Linus Torvalds, the chief architect of the Linux kernel, railed against Nvidia for its approach to Linux. Nvidia officials said they won’t change the way they support Linux.
Nvidia officials are not going to change the
way they approach Linux, regardless of the obscenity-laced rant aimed at it by
the man who helped create the open-source Linux kernel, Linus Torvalds.
Speaking at the Aalto Centre for
Entrepreneurship in Finland June 14, Torvalds was asked about Nvidia and its
lack of support for Linux. Torvalds, whose talk was taped
tore into Nvidia, noting that the graphics chip maker still does little to
support the open-source technology while at the same time trying to court the
Android device space with its Tegra line of chips based on ARM Holdings
I know exactly what youre talking about,
Torvalds said in answering the question. Im very happy to say that its the
exception rather than the rule, and Im also very happy to point out that
Nvidia has been one of the worst trouble spots weve had with hardware
manufacturers. That is really sad because Nvidia has tried to sell a lot of
chips in to the Android market, and Nvidia has been the single worst company
weve ever dealt with, so Nvidia, [expletive] you.
He then turned to the camera and showed
his middle finger.
Torvalds brief tirade garnered a lot of
attention, but it took Nvidia officials several days to respond. The response
essentially was that nothings changing.
While we understand that some people would
prefer us to provide detailed documentation on all of our GPU internals, or be
more active in Linux kernel community development discussions, we have made a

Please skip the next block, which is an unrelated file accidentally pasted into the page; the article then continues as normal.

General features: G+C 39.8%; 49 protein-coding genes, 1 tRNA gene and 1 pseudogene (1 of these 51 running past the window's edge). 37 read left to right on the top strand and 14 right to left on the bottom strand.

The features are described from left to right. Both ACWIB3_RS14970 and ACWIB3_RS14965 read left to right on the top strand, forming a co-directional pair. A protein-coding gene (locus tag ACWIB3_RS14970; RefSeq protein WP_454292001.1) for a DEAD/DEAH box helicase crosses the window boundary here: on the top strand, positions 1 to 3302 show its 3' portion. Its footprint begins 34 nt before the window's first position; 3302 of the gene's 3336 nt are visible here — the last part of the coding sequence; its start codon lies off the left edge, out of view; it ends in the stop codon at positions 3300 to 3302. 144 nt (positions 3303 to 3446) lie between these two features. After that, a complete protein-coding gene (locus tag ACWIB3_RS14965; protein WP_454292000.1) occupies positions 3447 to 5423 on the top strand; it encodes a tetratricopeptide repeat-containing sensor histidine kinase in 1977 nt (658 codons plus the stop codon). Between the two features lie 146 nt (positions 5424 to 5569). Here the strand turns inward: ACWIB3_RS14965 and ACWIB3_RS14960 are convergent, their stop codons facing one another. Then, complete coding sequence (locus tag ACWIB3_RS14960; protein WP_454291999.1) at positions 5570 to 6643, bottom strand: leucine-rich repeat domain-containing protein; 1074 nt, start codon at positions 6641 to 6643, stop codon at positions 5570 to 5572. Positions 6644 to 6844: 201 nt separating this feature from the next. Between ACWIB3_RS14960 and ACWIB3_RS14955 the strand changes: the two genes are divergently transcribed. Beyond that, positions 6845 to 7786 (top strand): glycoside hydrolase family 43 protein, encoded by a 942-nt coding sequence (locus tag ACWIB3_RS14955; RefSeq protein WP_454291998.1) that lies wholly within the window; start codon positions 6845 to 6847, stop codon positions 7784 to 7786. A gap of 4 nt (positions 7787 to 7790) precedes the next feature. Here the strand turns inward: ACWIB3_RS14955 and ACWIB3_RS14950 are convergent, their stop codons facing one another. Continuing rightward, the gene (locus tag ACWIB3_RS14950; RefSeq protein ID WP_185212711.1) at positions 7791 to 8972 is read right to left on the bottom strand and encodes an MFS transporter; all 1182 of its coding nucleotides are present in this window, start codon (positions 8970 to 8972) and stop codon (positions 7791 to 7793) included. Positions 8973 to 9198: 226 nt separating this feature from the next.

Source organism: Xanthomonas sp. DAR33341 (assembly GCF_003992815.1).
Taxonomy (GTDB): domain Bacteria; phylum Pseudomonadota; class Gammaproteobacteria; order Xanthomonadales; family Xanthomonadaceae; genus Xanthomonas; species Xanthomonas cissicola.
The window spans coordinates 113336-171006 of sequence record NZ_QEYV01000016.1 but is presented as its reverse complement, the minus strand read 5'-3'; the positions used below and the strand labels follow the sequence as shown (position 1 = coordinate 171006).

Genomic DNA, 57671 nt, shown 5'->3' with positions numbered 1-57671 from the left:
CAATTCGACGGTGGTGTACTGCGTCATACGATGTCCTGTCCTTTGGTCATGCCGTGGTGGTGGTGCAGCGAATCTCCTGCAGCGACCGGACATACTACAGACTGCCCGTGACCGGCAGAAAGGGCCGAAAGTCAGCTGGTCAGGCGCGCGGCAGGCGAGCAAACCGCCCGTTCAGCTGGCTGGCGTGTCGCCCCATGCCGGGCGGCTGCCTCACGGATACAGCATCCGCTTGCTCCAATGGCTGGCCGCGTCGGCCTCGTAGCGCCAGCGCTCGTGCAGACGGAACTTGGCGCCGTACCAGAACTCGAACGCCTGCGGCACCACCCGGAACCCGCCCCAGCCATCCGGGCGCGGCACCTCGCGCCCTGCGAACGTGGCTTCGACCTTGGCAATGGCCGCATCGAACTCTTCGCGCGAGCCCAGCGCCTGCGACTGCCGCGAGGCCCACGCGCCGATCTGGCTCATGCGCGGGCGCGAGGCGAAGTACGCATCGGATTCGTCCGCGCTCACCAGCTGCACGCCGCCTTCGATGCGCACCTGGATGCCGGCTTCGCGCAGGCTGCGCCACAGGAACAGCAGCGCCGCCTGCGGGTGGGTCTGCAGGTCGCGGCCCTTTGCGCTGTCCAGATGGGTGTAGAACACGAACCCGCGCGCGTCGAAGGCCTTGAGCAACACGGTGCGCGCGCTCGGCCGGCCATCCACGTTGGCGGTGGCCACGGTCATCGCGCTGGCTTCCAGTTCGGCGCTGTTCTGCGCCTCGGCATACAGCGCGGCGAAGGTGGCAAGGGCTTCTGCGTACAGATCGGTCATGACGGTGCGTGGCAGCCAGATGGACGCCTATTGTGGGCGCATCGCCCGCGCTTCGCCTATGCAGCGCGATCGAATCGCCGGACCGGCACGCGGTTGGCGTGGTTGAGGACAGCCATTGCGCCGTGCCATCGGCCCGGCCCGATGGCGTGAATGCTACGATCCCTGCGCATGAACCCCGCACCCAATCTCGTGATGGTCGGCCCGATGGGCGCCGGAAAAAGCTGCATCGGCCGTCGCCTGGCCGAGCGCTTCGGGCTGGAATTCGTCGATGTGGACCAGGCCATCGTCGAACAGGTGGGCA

decision to support Linux on our GPUs by leveraging Nvidia common code, rather
than the Linux common structure, they said in a prepared response. While this
might not please everyone, it does allow us to provide the most consistent GPU
experience to our customers, regardless of platform or operating system.
Nvidia officials noted that their Optimus
notebook technology supports only Microsofts Windows 7, but noted that the
open-source community worked around that with the help of the Bumblebee Open
Source Project. In response, Nvidia made changes to the installer and readme
files in some drivers that made working with Bumblebee easier.
They argued that because of such steps
as offering greater support for Bumblebee and using the Nvidia common code,
Linux users get same-day support for new GPUs, OpenGL parity between Windows
and Linux support from Nvidia, and equal OpenGL performance between Windows and
Linux on Nvidia products.
In addition, a wide range of Nvidia
GPUsincluding the latest GeForce, Quadro and Tesla graphics chipssupport Linux
in notebooks and desktops, and that Nvidia is an active participant in the ARM
At the end of the day, providing a
consistent GPU experience across multiple platforms for all of our customers
continues to be one of our key goals, the Nvidia officials said.